uploads/// Month Treasury Bill Issuance versus Bid Cover Ratio

Market Demand Rises for the 26-Week Treasury Bills

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26-week Treasury bills auction

The U.S. Department of the Treasury held the weekly 26-week Treasury bills, or T-bills, auction on July 27. T-bills worth $24 billion were on offer—the same as in the previous week. The auction amount has been constant since the auction on March 23, 2015.

The bid-to-cover ratio measures the overall demand for the auction. The higher the ratio, the higher the demand and vice versa. The bid-to-cover ratio rose to 3.99x. It was higher than 3.67x in the previous week. So far, the bid-to-cover ratio has averaged 4.17x in 2015.

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Yield analysis

T-bills don’t pay a coupon. They’re offered at a discount to face value. They’re redeemable at par on maturity. The high discount rate for the July 27 auction came in at 0.145%—higher than 0.135% in the previous week.

Market demand rises

Fundamental market demand jumped last week. Both, direct and indirect bidders actively participated in the auction. The percentage of direct bids rose from 2.70% to 4.40% week-over-week. Direct bids include domestic money managers—for example, Invesco (IVZ).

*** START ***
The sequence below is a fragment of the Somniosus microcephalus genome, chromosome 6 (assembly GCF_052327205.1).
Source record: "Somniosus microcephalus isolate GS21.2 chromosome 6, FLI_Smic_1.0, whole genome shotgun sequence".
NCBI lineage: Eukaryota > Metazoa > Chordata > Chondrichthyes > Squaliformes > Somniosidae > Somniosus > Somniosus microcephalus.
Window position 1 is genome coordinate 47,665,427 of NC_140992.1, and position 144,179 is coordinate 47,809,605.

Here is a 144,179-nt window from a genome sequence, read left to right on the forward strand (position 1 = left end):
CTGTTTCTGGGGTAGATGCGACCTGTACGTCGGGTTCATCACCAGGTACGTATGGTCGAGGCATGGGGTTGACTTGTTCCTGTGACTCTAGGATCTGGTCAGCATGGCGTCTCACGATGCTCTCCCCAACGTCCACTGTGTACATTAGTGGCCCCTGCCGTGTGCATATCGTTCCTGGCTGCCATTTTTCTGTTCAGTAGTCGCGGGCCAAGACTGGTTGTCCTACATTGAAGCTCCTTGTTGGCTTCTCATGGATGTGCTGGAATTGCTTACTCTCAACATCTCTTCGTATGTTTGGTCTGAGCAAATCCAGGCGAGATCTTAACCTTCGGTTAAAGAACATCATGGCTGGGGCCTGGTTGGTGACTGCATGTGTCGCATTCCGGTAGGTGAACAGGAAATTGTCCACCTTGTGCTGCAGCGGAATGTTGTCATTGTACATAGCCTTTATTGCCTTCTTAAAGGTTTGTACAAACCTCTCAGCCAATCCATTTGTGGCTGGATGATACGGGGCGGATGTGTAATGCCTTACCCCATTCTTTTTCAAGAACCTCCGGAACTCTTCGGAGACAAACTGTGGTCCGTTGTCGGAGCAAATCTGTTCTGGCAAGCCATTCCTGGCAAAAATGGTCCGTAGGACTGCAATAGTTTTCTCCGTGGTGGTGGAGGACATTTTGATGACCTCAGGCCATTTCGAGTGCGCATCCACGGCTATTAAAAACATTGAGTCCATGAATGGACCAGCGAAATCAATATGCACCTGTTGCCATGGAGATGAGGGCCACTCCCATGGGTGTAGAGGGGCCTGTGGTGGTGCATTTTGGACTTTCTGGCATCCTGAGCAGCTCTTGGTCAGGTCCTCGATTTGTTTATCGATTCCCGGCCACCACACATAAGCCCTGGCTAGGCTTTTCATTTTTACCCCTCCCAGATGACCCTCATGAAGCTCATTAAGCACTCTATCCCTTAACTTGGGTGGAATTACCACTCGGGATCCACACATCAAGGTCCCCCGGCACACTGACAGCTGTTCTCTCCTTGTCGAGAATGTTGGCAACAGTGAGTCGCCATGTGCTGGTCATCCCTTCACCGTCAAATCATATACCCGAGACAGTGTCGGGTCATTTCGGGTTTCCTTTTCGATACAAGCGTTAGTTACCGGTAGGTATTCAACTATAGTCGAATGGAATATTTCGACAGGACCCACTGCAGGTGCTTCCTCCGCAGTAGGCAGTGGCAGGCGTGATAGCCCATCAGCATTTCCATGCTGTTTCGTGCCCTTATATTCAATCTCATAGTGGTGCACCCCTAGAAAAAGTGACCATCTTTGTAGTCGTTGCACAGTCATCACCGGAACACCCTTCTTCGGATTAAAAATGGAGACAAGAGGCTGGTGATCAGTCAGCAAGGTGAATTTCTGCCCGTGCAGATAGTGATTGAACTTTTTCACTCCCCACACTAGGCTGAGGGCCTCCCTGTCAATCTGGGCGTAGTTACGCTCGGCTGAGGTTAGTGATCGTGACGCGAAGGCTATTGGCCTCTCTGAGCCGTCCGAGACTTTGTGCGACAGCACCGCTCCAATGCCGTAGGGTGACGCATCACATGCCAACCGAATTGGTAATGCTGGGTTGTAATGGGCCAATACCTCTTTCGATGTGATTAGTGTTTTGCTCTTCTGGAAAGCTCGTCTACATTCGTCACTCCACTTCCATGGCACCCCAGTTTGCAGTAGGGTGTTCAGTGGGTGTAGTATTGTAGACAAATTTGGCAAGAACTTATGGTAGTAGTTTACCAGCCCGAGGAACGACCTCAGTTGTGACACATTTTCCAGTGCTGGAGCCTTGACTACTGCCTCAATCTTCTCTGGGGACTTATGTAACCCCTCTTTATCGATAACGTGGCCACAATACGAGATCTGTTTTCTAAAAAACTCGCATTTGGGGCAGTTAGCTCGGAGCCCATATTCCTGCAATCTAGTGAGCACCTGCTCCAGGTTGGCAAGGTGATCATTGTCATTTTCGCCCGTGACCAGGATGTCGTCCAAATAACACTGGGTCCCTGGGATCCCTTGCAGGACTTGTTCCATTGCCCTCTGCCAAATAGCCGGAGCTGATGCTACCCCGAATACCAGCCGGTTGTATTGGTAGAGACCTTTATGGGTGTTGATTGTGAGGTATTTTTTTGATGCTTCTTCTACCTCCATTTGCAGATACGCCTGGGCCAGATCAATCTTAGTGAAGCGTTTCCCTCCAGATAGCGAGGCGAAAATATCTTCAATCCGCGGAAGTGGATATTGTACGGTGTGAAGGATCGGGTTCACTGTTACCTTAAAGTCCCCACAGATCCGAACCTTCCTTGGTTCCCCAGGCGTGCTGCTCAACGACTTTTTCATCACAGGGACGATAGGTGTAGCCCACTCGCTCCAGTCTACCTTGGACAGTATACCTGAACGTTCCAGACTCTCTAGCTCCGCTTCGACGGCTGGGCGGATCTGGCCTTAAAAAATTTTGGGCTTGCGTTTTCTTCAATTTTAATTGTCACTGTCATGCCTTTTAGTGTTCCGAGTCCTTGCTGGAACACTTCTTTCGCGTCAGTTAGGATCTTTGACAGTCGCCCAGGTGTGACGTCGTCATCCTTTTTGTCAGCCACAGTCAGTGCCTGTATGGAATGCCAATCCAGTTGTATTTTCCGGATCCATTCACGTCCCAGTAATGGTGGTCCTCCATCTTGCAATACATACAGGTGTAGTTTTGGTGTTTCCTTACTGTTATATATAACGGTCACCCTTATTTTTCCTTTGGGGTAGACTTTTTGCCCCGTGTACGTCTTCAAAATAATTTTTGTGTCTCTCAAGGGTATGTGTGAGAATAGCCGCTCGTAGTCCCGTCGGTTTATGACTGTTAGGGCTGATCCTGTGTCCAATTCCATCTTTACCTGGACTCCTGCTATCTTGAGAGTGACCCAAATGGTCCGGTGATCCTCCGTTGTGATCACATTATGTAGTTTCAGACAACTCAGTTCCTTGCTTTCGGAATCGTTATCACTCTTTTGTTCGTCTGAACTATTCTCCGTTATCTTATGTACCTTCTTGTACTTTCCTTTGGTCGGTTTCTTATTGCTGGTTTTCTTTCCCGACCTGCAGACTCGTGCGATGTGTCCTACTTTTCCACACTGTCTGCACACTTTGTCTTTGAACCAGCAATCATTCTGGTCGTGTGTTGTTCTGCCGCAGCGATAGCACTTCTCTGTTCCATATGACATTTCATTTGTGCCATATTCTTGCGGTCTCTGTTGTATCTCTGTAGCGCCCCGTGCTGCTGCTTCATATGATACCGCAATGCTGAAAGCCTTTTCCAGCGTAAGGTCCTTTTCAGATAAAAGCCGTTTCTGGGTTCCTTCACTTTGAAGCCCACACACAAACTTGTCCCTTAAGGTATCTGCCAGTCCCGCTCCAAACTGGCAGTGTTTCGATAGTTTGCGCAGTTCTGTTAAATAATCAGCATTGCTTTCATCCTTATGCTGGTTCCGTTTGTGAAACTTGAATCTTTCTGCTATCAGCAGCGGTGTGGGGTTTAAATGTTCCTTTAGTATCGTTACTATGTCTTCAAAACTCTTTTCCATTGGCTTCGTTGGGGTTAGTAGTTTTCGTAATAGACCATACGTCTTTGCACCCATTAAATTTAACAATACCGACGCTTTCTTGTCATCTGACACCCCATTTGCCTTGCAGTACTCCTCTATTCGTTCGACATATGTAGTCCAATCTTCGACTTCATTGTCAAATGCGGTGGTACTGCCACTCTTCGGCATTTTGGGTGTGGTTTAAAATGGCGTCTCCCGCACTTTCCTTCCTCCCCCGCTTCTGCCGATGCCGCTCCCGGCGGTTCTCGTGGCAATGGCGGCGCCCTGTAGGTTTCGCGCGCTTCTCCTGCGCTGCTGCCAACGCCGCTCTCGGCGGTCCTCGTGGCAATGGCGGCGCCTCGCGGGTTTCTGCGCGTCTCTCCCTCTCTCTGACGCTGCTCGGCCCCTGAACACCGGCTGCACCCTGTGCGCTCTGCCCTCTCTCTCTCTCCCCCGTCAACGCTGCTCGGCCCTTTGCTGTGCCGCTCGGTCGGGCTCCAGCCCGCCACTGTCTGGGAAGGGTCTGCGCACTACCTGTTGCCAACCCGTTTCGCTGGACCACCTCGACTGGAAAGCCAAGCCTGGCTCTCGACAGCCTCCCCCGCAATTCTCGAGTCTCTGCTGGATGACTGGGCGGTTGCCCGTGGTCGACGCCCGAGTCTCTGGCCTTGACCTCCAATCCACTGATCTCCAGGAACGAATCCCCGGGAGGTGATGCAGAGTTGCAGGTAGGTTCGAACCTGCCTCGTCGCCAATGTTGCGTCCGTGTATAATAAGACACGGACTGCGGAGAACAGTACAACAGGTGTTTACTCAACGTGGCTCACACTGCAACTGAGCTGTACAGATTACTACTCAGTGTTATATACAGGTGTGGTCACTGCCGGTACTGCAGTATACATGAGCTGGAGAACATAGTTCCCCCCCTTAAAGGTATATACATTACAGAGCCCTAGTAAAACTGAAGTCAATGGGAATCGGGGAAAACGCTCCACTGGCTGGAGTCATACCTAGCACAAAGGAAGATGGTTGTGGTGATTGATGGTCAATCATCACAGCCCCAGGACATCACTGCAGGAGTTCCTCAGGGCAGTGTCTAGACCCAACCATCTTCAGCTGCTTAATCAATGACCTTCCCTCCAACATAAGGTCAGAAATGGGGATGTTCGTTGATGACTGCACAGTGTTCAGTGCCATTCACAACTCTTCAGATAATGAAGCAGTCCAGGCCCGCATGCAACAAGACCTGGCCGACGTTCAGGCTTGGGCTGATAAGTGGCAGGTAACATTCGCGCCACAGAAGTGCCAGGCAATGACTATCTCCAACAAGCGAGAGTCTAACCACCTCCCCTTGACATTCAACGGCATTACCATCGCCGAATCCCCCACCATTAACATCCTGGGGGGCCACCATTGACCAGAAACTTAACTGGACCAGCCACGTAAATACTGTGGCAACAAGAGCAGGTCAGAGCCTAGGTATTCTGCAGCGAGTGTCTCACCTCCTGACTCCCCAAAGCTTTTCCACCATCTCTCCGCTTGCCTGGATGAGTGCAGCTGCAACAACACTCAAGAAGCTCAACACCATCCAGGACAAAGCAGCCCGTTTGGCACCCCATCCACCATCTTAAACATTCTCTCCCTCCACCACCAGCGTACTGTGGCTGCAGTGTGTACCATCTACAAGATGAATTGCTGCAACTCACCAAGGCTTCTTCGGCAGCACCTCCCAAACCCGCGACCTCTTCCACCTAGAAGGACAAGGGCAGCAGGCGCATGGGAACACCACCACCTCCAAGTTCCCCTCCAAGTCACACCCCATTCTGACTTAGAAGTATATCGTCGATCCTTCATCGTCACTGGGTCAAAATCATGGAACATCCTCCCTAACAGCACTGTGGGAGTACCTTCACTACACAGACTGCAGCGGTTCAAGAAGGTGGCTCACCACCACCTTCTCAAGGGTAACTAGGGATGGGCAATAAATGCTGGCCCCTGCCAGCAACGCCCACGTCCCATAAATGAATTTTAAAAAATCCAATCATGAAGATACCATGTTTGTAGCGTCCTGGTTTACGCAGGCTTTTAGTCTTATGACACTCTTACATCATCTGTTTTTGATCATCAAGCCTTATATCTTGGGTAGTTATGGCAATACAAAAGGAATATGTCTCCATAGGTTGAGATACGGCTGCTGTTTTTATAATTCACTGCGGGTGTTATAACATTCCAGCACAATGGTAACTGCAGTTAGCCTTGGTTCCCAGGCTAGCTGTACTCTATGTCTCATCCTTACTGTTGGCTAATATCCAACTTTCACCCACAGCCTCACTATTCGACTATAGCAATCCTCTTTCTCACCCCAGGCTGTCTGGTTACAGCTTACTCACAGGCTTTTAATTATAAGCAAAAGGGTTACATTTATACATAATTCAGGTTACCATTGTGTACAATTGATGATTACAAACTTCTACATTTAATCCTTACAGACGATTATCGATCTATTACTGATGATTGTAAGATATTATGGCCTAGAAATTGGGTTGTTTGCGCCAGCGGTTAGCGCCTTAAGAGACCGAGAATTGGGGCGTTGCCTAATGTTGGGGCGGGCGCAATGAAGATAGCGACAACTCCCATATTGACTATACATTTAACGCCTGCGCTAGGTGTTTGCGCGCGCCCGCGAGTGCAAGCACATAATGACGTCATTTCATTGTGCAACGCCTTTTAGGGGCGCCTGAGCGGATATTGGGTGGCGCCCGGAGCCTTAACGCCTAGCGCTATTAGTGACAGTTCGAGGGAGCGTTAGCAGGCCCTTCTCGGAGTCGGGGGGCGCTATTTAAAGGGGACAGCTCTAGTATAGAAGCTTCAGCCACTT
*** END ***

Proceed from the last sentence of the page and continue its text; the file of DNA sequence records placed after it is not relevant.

Indirect bids rose from 34.80% to 47.50% week-over-week. Indirect bidders include foreign central banks.

As a result, the share of primary dealer bids fell from 62.50% to 48.10% in the week. A fall in the percentage of primary dealer bids is a sign of strong fundamental market demand. Primary dealers are a group of 22 authorized broker-dealers. They’re obligated to bid at U.S. Treasury auctions and take up excess supply. They include firms like Goldman Sachs (GS) and Citigroup (C).

Investment impact

Mutual funds like the Prudential Government Income A (PGVAX) and the Pimco GNMA A (PAGNX) invest in T-bills. The week-over-week return for the Prudential Government Income A stood at 0.34% and the Pimco GNMA A stood at 0.29%.

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